Zemeckis is a technically masterful filmmaker but, like sometime mentor Steven Spielberg, his blind spot is the script department. Maybe he should go back to writing his own, which is where his greatest artistic successes lay. He’s made a film that looks double the budget it is, and it is exquisitely crafted, but his characters hit every single obvious note imaginable. It’s not brave to have a character continually fall of the wagon and reject offers of help if life-affirming awareness is finally reached (the last scene is particularly trite). Wouldn’t it be braver, or more interesting, to end at a point where we the audience knows Whip is wrong but he is let off the hook? That’s what a good ‘70s movie would have done.

*** 

Popular posts from this blog

You were this amazing occidental samurai.

Ricochet (1991) (SPOILERS) You have to wonder at Denzel Washington’s agent at this point in the actor’s career. He’d recently won his first Oscar for Glory , yet followed it with less-than-glorious heart-transplant ghost comedy Heart Condition (Bob Hoskins’ racist cop receives Washington’s dead lawyer’s ticker; a recipe for hijinks!) Not long after, he dipped his tentative toe in the action arena with this Joel Silver production; Denzel has made his share of action fare since, of course, most of it serviceable if unremarkable, but none of it comes near to delivering the schlocky excesses of Ricochet , a movie at once ingenious and risible in its plot permutations, performances and production profligacy.

No one can be told what the Matrix is. You have to see it for yourself.

The Matrix  (1999) (SPOILERS) Twenty years on, and the articles are on the defining nature of The Matrix are piling up, most of them touching on how its world has become a reality, or maybe always was one. At the time, its premise was engaging enough, but it was the sum total of the package that cast a spell – the bullet time, the fashions, the soundtrack, the comic book-as-live-action framing and styling – not to mention it being probably the first movie to embrace and reflect the burgeoning Internet ( Hackers doesn’t really count), and subsequently to really ride the crest of the DVD boom wave. And now? Now it’s still really, really good.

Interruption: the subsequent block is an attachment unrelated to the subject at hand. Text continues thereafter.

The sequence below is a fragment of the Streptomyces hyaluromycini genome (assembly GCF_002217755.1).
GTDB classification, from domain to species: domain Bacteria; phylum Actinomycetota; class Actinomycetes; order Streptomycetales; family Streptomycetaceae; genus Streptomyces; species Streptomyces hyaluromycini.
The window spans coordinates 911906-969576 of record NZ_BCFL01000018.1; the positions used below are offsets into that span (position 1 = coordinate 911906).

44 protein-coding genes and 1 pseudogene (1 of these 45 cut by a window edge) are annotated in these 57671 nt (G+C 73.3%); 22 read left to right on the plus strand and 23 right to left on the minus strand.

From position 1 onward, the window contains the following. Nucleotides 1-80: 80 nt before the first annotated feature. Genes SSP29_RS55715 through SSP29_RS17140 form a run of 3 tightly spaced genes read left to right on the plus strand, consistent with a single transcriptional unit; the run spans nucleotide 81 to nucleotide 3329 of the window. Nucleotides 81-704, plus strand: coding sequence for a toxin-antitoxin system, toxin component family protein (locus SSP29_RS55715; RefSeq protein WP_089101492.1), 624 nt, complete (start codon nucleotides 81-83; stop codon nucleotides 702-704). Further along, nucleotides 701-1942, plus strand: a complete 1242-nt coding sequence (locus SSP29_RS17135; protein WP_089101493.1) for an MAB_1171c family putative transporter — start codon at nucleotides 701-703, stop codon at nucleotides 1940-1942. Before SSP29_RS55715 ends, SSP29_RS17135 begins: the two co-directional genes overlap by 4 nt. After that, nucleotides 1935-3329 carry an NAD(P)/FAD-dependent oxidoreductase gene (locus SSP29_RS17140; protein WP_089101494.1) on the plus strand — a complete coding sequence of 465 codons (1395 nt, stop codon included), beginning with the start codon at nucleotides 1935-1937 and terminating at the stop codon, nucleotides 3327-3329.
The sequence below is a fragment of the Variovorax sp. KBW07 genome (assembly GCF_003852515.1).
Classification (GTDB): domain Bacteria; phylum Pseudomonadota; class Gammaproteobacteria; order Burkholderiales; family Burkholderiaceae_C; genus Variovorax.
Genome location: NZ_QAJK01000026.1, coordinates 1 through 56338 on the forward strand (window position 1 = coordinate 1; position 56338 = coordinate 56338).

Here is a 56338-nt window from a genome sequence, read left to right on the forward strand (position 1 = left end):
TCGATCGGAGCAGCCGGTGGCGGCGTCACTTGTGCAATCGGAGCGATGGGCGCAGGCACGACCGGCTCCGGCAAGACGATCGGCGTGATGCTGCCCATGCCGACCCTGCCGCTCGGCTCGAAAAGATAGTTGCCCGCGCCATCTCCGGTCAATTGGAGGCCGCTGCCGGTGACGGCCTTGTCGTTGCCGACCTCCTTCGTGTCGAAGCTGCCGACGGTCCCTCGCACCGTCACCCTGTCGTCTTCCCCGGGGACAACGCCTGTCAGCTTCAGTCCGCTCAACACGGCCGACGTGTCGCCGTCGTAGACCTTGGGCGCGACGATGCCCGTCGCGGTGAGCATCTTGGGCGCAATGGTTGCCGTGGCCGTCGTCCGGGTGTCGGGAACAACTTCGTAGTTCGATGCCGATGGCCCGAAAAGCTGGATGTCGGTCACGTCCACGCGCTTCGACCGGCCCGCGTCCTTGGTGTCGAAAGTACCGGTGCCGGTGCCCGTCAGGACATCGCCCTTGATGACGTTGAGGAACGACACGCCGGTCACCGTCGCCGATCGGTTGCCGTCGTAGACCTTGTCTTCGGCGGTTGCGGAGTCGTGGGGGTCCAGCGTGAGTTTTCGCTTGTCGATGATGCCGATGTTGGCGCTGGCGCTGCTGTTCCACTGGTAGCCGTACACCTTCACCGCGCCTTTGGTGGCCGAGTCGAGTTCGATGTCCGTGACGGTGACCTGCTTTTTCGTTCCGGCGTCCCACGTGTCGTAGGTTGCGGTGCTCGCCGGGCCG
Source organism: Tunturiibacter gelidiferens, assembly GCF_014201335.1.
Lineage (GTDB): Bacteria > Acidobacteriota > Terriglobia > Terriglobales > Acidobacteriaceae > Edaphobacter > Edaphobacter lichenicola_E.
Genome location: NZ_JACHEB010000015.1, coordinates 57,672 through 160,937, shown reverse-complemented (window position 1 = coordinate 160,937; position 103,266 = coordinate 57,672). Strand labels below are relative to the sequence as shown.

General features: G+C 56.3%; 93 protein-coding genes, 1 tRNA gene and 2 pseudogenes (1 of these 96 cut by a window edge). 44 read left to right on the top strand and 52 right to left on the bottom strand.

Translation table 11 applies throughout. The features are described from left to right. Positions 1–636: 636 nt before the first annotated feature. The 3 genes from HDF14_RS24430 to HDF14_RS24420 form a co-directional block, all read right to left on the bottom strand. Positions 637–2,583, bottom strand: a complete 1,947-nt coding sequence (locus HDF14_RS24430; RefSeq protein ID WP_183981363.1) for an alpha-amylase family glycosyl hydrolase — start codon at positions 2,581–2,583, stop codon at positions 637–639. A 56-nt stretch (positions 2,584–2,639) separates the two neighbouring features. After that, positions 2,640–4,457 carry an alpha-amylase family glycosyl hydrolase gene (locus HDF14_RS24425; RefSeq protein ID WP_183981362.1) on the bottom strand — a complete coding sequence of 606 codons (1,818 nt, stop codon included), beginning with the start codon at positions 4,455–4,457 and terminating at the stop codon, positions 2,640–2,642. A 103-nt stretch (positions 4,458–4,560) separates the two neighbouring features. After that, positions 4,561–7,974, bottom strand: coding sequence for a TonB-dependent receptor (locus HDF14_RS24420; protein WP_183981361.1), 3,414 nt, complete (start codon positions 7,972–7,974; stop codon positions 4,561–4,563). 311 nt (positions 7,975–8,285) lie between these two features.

Well, something’s broke on your daddy’s spaceship.

Apollo 13 (1995) (SPOILERS) The NASA propaganda movie to end all NASA propaganda movies. Their original conception of the perilous Apollo 13 mission deserves due credit in itself; what better way to bolster waning interest in slightly naff perambulations around a TV studio than to manufacture a crisis event, one emphasising the absurd fragility of the alleged non-terrestrial excursions and the indomitable force that is “science” in achieving them? Apollo 13 the lunar mission was tailor made for Apollo 13 the movie version – make believe the make-believe – and who could have been better to lead this fantasy ride than Guantanamo Hanks at his all-American popularity peak?

I can’t be the worst. What about that hotdog one?

Everything Everywhere All at Once (2022) (SPOILERS) It would have been a merciful release, had the title card “ The End ”, flashing on screen a little before the ninety-minute mark, not been a false dawn. True, I would still have been unable to swab the bloody dildoes fight from my mind, but at least Everything Everywhere All at Once would have been short. Indeed, by the actual end I was put in mind of a line spoken by co-star James Wong in one of his most indelible roles: “ Now this really pisses me off to no end ”. Or to put it another way, Everything Everywhere All at Once rubbed me up the wrong which way quite a lot of most of the time.

We’ve got the best ball and chain in the world. Your ass.

Wedlock (1991) (SPOILERS) The futuristic prison movie seemed possessed of a particular cachet around this time, quite possibly sparked by the grisly possibilities of hi-tech disincentives to escape. On that front, HBO TV movie Wedlock more than delivers its FX money shot. Elsewhere, it’s less sure of itself, rather fumbling when it exchanges prison tropes for fugitives-on-the-run ones.